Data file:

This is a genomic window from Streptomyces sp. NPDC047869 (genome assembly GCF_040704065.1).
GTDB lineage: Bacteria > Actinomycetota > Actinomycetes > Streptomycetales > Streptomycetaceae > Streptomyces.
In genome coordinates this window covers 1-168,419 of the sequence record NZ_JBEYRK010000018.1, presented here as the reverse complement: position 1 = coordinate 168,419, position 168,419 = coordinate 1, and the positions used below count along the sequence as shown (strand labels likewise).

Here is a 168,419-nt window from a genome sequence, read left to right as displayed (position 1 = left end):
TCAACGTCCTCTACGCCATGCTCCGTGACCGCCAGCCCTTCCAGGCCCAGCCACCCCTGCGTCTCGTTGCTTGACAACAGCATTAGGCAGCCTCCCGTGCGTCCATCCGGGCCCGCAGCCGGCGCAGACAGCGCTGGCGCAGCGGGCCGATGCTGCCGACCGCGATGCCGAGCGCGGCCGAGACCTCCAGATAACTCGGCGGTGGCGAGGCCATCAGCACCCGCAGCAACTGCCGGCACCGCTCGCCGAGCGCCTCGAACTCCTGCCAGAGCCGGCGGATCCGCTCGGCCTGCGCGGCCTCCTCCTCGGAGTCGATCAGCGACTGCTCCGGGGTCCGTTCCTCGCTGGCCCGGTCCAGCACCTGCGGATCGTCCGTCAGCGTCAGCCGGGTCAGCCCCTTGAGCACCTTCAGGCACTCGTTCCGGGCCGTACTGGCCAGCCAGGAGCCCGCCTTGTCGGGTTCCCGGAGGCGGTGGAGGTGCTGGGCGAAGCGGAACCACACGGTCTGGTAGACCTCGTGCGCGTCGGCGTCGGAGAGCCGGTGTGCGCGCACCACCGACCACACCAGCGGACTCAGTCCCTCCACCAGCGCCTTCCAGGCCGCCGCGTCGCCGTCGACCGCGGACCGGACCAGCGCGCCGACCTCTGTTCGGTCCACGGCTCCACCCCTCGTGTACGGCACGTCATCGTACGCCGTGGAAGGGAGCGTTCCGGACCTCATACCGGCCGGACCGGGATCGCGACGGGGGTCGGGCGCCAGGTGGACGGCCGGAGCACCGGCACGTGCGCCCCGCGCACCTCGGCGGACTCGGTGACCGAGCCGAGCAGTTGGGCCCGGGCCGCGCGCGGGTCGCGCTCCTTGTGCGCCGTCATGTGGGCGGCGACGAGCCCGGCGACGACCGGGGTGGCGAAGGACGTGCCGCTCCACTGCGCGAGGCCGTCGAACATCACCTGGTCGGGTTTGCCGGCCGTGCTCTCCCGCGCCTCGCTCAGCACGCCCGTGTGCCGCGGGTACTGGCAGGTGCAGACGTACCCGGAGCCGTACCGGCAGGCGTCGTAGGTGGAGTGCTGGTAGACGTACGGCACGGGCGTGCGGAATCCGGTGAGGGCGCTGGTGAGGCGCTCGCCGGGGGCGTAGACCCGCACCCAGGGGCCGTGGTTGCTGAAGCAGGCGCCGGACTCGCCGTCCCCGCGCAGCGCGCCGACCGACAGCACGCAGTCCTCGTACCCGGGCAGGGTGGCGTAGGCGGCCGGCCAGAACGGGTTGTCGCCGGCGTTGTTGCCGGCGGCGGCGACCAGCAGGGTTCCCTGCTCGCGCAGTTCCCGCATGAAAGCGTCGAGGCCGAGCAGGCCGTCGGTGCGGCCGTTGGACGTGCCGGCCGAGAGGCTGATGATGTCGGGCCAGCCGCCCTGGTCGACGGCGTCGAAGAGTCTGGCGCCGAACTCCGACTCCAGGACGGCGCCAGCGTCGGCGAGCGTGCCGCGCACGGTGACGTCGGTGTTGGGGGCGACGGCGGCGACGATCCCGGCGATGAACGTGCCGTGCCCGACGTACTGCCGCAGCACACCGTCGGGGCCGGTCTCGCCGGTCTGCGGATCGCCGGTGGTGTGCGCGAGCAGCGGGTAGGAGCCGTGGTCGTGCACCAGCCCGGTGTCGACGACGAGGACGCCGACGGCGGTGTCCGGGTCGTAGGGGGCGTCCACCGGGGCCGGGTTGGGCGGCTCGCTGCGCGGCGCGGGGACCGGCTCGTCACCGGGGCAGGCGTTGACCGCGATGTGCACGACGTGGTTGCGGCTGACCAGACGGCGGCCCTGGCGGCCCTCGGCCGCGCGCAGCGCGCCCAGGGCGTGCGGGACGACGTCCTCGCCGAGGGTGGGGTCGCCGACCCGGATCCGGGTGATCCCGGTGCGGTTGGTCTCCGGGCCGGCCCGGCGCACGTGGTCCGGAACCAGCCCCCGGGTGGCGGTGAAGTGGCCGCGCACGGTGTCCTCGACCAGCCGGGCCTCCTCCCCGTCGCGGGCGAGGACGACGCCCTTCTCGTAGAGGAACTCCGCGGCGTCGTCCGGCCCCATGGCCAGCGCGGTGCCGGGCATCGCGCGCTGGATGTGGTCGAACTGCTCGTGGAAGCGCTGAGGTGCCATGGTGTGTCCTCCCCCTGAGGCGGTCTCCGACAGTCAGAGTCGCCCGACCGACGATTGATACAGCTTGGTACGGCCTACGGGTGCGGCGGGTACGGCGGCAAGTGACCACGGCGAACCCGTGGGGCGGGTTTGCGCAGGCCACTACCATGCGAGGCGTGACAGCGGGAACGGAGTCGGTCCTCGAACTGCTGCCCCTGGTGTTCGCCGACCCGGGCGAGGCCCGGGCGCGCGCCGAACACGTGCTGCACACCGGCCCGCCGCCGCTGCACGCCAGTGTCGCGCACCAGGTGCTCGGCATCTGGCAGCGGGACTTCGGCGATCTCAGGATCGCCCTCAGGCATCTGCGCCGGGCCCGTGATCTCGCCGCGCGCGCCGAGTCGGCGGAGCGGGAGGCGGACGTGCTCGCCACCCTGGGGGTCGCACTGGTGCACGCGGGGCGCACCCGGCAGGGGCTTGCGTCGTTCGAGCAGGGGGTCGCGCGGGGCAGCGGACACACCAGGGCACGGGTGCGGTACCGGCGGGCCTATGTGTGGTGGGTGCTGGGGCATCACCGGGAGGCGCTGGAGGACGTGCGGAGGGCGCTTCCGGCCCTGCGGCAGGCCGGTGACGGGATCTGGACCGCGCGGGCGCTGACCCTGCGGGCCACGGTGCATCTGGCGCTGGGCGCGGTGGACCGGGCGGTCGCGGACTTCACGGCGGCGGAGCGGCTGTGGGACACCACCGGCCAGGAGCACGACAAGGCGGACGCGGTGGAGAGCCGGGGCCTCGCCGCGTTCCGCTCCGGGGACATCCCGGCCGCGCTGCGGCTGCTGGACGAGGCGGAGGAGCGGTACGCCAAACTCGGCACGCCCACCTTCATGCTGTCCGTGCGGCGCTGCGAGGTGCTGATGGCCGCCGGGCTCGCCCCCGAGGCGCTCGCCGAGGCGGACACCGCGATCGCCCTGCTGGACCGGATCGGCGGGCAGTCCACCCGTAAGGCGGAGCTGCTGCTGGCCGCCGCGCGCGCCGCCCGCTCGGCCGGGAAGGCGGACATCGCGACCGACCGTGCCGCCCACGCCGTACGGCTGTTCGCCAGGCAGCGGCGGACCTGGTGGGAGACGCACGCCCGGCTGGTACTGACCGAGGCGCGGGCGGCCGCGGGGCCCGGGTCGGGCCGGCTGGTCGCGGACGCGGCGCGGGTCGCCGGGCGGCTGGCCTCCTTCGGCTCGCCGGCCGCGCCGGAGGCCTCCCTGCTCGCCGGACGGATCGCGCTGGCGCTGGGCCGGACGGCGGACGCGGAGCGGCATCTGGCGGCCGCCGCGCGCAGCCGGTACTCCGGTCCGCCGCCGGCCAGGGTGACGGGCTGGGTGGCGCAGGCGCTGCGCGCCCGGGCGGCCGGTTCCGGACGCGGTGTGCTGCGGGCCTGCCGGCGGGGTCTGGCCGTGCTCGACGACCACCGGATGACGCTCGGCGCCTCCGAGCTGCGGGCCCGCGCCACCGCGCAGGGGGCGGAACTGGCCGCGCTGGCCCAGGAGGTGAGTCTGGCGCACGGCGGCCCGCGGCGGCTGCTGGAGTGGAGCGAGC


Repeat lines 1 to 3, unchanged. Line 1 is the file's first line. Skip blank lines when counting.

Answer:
This is a genomic window from Streptomyces sp. NPDC047869 (genome assembly GCF_040704065.1).
GTDB lineage: Bacteria > Actinomycetota > Actinomycetes > Streptomycetales > Streptomycetaceae > Streptomyces.
In genome coordinates this window covers 1-168,419 of the sequence record NZ_JBEYRK010000018.1, presented here as the reverse complement: position 1 = coordinate 168,419, position 168,419 = coordinate 1, and the positions used below count along the sequence as shown (strand labels likewise).